Police Order Berlin District Evacuation After WW2 Bomb Find

BERLIN (Reuters) -
A massive World War Two bomb diffused in Frankfurt, Germany, in September. (Reuters/Kai Pfaffenbach)

Police ordered the immediate evacuation of part of southern Berlin and imposed temporary road, rail and metro closures after building workers unearthed an unexploded World War Two bomb on the site of a former railway siding.

Bomb disposal experts were due to move into place once the area, a radius of 500 meters around the 250kg bomb in the southern borough of Schoenberg, had been evacuated, Berlin police said in a tweet.

Large parts of Berlin were all but levelled in the final days of the war when British and U.S. bombers pounded the city to ease the path of the encircling Russian armies that brought an end to Adolf Hitler’s Nazi regime.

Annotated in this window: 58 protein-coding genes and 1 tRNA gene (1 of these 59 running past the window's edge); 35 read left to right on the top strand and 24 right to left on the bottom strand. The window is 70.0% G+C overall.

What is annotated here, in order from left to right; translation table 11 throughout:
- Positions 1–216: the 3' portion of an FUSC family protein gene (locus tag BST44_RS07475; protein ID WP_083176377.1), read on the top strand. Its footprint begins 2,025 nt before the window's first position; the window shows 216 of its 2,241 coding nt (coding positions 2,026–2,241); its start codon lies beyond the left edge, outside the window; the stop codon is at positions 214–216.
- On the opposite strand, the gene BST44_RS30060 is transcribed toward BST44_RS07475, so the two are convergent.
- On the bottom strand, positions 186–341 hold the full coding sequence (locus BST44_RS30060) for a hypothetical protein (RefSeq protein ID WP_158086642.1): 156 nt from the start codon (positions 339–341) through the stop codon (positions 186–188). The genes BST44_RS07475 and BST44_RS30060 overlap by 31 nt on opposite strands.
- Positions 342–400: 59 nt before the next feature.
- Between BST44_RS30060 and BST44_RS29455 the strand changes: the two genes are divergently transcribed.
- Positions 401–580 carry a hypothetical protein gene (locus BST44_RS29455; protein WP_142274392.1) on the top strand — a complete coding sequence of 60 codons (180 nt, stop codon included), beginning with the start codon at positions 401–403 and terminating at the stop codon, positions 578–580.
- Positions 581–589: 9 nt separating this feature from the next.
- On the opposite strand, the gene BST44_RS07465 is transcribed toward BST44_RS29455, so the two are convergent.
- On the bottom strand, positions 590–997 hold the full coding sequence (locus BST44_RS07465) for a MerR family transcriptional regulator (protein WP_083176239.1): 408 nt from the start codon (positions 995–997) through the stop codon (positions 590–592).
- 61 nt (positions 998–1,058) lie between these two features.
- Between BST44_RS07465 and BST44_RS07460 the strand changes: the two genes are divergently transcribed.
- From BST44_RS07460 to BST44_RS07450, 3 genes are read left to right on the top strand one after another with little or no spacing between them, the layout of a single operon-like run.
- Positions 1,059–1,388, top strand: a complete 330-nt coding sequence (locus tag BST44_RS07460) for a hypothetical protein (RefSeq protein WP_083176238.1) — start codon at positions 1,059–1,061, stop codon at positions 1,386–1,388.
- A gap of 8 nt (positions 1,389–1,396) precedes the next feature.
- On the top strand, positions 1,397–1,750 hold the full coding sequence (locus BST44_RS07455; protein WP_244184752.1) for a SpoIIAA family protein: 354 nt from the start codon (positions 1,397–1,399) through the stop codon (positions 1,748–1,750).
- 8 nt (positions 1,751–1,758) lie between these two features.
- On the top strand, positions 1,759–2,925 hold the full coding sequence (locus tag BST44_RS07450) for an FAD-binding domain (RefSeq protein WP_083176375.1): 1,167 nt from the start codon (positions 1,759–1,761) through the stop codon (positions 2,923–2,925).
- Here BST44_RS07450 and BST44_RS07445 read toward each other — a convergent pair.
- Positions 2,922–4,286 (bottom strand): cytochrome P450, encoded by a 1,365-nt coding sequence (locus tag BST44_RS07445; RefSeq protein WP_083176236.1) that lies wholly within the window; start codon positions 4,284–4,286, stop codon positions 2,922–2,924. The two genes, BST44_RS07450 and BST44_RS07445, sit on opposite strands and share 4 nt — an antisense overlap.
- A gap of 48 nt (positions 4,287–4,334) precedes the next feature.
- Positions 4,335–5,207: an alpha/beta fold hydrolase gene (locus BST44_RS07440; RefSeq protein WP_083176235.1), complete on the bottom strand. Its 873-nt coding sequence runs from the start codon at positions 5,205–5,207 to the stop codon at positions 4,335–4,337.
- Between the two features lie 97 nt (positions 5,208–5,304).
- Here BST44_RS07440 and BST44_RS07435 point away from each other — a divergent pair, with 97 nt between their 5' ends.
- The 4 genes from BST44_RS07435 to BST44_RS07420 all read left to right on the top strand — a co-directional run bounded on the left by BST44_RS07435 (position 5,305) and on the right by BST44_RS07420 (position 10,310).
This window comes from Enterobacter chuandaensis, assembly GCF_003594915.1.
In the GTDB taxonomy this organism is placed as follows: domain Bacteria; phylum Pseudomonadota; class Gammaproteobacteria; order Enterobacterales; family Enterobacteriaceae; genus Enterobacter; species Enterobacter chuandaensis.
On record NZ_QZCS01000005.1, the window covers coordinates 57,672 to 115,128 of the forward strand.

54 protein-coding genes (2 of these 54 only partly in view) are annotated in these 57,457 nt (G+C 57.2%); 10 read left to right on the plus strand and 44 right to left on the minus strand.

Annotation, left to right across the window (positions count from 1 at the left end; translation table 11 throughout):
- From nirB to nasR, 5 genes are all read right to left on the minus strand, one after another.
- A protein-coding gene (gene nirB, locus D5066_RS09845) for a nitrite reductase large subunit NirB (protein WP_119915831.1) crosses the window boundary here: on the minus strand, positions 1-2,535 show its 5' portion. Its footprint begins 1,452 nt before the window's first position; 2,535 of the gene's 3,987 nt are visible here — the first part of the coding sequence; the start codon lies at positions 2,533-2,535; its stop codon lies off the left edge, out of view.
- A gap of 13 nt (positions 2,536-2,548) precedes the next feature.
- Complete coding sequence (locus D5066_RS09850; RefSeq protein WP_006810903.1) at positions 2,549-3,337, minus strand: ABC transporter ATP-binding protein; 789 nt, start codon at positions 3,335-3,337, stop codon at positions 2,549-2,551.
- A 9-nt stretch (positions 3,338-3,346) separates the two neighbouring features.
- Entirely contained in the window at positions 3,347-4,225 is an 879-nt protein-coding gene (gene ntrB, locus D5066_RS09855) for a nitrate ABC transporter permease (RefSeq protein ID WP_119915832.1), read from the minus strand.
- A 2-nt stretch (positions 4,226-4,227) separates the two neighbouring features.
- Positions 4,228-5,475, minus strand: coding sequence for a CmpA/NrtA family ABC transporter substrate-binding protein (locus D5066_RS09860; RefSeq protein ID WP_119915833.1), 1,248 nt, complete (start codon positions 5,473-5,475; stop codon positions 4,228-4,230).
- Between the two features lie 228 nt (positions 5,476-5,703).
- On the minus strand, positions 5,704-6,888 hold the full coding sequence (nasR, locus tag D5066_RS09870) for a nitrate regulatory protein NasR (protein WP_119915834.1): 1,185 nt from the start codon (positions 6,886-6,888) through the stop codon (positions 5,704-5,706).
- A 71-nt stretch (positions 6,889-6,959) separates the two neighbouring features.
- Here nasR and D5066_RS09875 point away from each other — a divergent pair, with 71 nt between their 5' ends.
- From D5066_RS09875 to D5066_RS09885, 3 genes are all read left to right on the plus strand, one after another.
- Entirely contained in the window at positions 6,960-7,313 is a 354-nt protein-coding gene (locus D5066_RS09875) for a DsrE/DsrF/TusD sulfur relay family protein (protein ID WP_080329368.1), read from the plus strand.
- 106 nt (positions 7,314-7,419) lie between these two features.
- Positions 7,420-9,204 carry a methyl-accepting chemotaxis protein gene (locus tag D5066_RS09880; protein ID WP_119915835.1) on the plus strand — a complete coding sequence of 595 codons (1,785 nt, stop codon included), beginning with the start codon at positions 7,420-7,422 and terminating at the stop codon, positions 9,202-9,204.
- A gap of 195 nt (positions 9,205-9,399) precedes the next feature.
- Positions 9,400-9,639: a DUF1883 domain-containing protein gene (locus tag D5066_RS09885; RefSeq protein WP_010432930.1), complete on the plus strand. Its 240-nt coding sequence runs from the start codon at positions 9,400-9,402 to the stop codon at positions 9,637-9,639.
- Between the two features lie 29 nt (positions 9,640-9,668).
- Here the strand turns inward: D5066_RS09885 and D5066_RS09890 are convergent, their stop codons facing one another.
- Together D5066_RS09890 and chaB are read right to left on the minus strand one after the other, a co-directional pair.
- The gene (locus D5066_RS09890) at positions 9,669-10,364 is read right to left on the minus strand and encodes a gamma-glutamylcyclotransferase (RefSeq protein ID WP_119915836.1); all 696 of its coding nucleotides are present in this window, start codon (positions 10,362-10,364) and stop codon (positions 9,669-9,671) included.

Some 60,000 people were evacuated from their homes in Frankfurt earlier this year after a massive bomb, dropped by Britain’s Royal Air Force, was unearthed.

More than 2,000 tonnes of live bombs and munitions are discovered each year in Germany, more than 70 years after the end of the 1939-1945 war.

British and American warplanes pummeled the country with 1.5 million tonnes of bombs that killed 600,000 people. Officials estimate that 15 percent of the bombs failed to explode, some burrowing 20 feet deep.

Three police explosives experts in Goettingen were killed in 2010 while preparing to defuse a 1,000 lb bomb.